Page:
+ ~ -
Please report pronunciation problems here. Select and sample other voices. Options Pause Play
Report an Error

curtains; the other two were cuddled
together in the folds of the muslin, fast
asleep, and rolled into a ball. In winter
their sleep is so sound that respiration is
suspended, and they are cold and death-like.
Many a poor Croquenoix has been thrown
out of the window by his capturer, under the
impression that the vital spark had departed,
while Croquey was only slumbering a little
more profoundly than usual, and enjoying
a complete escape from the troubles of the

But you do not find Croquenoix in your
French dictionary? You will not be very
wrong, if you render the word as "Dormouse."


"I CAN scarcely hear," she murmured,
    "For my heart beats loud and fast,
But surely, in the far, far distance,
    I can hear a sound at last."
        "It is only the reapers singing,
            As they carry home their sheaves;
        And the evening breeze has risen,
            And rustles the dying leaves."

"Listen! there are voices talking."
    Calmly still she strove to speak,
Yet, her voice grew faint and trembling,
    And the red flushed in her cheek.
        "It is only the children playing
            Below, now their work is done,
        And they laugh that their eyes are dazzled
            By the rays of the setting sun."

Fainter grew her voice, and weaker,
    As with anxious eyes she cried,
"Down the avenue of chestnuts,
    I can hear a horseman ride."
        "It is only the deer that were feeding
            In a herd on the clover grass,
        They were startled, and fled to the thicket
            As they saw the reapers pass."

Now the night arose in silence,
    Birds lay in their leafy nest,
And the deer couched in the forest,
    And the children were at rest;
        There was only a sound of weeping
            From watchers around a bed,
        But Rest to the weary spirit,
            Peace to the quiet Dead!


IN Chancery Lane, Fetter Lane, Cursitor
Street, Portugal Street, Gate Street, and
Basinghall Street, London, there are certain
publics of ease to the Courts of Chancery,
Bankruptcy, and Insolvency; antechambers
to the sponging-houses and debtors' prisons;
houses of call for miserable law-writers,
for bailiffs' runners and decayed process-
servers, with parlours and snuggeries choking
with expectant insolvents, anxious bankrupts,
magnificent sheriffs' officers, lawyers,
lawyers' clerks and blue bags. I would
rather be excused from giving anything
beyond a bare enumeration of these houses and
persons, since better hands than mine have
limned them off. So, avoiding these, I will
reserve to myself three judicial houses of
call:—The Nisi Prius, adjoining the Great
Hall of Pleas; the police public, which may
be over against any one of the metropolitan
police courts; the assize public, which is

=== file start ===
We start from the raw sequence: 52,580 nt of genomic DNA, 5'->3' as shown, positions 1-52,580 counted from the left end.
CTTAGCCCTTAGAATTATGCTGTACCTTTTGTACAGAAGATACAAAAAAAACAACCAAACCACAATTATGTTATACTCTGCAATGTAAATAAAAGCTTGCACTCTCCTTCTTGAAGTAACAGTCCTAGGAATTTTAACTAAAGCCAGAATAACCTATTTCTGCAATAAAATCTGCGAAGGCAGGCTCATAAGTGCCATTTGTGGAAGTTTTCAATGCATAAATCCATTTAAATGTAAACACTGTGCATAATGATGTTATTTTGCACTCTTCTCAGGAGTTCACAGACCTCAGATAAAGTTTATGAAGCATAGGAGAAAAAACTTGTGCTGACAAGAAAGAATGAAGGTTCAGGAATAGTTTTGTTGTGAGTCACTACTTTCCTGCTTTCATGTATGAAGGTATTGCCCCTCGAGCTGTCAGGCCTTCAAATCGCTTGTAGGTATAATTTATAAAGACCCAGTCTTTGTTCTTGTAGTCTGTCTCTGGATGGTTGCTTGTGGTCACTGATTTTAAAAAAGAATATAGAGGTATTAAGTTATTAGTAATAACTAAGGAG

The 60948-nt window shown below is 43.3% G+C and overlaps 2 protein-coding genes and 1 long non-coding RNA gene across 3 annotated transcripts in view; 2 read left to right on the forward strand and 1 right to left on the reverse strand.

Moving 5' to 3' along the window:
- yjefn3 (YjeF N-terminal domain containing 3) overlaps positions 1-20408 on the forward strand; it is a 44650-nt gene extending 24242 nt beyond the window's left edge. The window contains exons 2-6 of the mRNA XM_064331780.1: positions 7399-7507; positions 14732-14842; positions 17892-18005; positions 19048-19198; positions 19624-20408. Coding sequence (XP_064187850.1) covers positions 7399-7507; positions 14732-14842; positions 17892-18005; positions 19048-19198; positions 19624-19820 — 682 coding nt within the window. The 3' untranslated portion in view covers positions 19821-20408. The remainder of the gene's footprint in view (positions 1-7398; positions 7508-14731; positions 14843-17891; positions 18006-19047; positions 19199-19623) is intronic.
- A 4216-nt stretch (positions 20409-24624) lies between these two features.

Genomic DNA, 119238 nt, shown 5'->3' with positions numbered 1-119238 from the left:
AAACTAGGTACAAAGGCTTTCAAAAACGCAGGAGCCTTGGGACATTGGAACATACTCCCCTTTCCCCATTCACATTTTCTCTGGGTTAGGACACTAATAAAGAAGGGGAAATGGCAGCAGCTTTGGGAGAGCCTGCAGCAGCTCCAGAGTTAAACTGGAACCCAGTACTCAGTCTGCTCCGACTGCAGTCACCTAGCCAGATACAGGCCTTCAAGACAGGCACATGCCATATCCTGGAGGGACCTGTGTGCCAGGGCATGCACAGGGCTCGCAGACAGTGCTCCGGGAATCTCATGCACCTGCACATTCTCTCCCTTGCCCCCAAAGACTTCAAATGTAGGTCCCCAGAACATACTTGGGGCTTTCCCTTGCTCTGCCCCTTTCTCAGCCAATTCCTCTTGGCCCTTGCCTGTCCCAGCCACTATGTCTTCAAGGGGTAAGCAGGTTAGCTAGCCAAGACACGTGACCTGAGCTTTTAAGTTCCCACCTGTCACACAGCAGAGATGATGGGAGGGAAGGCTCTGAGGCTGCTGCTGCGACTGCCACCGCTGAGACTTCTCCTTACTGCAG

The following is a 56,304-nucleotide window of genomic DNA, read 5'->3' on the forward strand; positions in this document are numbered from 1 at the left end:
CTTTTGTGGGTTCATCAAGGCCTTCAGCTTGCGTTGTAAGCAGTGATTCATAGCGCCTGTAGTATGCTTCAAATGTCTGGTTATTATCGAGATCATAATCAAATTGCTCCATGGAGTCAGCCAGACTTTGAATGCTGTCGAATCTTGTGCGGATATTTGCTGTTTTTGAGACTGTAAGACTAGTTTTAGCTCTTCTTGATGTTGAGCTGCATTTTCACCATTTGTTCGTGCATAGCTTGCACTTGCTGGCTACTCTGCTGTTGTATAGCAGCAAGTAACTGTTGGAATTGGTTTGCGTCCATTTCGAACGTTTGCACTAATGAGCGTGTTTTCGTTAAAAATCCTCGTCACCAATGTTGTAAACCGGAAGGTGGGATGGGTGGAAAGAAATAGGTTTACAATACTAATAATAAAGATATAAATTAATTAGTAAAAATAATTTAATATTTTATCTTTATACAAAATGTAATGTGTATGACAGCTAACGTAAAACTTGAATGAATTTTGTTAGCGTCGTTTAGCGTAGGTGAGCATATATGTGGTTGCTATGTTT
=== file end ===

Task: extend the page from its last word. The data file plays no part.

in the Old BaileyThe Bailey, of course
not far, if you like, from that Ingoldsby-
immortalised victualling-house, the price of
whose first floor, previous to a fashionable
entertainment, was so condescendingly demanded
by my Lord Tomnoddy.

The Nisi Prius public, is by far the most
aristocratic of the three set down. Indeed, at
one time it disdained to be called a tavern, and
rejoiced in the title of Sims' HotelSims being
a mythic man, a waiter of Queen Anne's time,
traditionally believed to have once lent five
gold pieces to Sir Richard Steele, and a
cousin, I opine, of the many mythic Toms,
Bobs, Sams, Joes, Nells, Dollys, and Betties,
keeping hotels, taverns, and coffee-houses in
and about town. Long did Sims hold out
against the degradation of bar custom. Give
us the landed gentry, that bring actions about
mortgages, and win 'em, and order their
rump and dozen, or if they lose 'em, have a
magnum of claret in at once to drown their
sorrow. Every witness in the palmy days
of Sims was as good as a crown bowl of punch
to the house. Every consultation between a
lawyer and client involved a bottle of wine at
least. Verdicts were dinners at a guinea
a head. Litigants would think nothing of
spending their two or three guineas a-piece
over a trifling affair like an injunction in
Chancery or a rule to show cause. But when
top boots and Hessian boots had quite gone
out; when the hand of the great logician
Deathhad solved all Lord Eldon's doubts
when, finally, brooms had made themselves felt
in the Aug├Žan stables of the law, and the
abominable arrest by mesne process was abolished,
Sims sank, to rise no more as an hotel. The
rumps and dozens, the crown bowls, the
guinea dinners, took wing with the tops and
Hessians, Lord Eldon's doubts, and the forty-
shilling judgments. Sims would have come
to grief and bankruptcy had not Sims
(represented for the time by its landlord, Bobo, a
worthy man, nephew of the Lord Chancellor's
purse-bearer)—had not, as I say, Sims been
wise. Sims manfully put its shoulder to the
wheel, and went the whole hog in the pewter
and pint pot line; and, though keeping the
words "Sims' Hotel" in raised stucco letters
over the first-floor windows, became thenceforth,
to all intents and purposes, a public-

During the long vacation, when lawyers
and pheasants are on the wing; when the
Bar migrate to Baden, and the Bench to
Brussels; when clients and debtors breathe,
and walk no more in fear of that fell tap on
the shoulder, far worse than rheumatism or
sciatica, which presages the evil deeds of
John Doe; when bailiffs slumber, turnkeys